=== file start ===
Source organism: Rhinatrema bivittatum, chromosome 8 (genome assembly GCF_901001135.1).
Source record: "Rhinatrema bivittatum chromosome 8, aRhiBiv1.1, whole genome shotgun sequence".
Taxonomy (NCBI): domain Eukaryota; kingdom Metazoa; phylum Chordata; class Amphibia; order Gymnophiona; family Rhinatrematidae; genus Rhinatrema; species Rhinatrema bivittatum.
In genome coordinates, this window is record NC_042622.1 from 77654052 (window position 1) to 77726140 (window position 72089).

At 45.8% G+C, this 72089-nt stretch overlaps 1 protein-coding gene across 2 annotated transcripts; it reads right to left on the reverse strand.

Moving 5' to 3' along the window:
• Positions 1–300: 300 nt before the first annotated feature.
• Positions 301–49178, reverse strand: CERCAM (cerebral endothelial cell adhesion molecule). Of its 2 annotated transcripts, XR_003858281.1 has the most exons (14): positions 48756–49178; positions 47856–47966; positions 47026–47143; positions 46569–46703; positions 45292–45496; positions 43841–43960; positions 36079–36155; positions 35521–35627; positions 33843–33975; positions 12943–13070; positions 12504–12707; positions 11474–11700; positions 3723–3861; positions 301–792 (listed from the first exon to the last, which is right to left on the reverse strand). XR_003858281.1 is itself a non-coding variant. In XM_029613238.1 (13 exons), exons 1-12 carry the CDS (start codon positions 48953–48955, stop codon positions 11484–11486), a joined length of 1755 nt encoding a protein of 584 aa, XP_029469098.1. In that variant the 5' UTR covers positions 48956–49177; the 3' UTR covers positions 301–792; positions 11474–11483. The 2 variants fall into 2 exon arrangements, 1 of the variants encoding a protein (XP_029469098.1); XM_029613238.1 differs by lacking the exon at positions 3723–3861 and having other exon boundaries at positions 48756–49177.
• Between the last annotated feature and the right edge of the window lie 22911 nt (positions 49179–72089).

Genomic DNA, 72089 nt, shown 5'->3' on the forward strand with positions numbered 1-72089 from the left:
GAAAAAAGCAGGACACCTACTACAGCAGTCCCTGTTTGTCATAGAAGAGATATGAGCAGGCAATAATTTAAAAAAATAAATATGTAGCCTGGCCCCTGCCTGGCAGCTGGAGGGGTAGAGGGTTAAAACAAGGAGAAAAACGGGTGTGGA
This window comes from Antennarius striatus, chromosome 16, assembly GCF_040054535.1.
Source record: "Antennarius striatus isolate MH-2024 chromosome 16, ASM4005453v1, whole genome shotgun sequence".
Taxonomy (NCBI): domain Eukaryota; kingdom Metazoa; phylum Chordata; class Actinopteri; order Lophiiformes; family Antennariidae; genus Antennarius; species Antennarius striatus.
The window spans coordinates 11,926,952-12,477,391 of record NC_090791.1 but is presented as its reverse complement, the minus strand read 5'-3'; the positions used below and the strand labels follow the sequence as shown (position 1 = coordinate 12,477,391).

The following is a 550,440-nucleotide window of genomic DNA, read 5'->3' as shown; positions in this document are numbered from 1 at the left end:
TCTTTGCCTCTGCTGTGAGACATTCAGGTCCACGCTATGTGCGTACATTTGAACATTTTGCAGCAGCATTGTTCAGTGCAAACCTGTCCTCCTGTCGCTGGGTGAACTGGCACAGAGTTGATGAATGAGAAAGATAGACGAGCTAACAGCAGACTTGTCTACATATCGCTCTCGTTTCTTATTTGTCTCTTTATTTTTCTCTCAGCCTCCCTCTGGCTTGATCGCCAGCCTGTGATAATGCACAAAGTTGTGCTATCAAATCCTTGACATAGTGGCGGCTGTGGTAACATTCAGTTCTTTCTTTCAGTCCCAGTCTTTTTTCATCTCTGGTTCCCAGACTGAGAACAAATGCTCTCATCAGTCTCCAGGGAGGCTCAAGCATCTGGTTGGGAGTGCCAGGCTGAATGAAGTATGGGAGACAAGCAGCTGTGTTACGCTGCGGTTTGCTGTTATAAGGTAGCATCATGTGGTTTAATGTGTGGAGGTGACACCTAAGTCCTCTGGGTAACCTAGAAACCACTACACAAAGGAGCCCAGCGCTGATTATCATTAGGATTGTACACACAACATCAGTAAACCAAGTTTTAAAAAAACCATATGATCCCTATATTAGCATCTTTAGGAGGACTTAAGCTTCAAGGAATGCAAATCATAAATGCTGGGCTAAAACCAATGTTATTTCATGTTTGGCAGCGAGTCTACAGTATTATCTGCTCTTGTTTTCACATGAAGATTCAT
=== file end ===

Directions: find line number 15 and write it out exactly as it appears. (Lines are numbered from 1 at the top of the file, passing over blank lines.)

The window spans coordinates 11,926,952-12,477,391 of record NC_090791.1 but is presented as its reverse complement, the minus strand read 5'-3'; the positions used below and the strand labels follow the sequence as shown (position 1 = coordinate 12,477,391).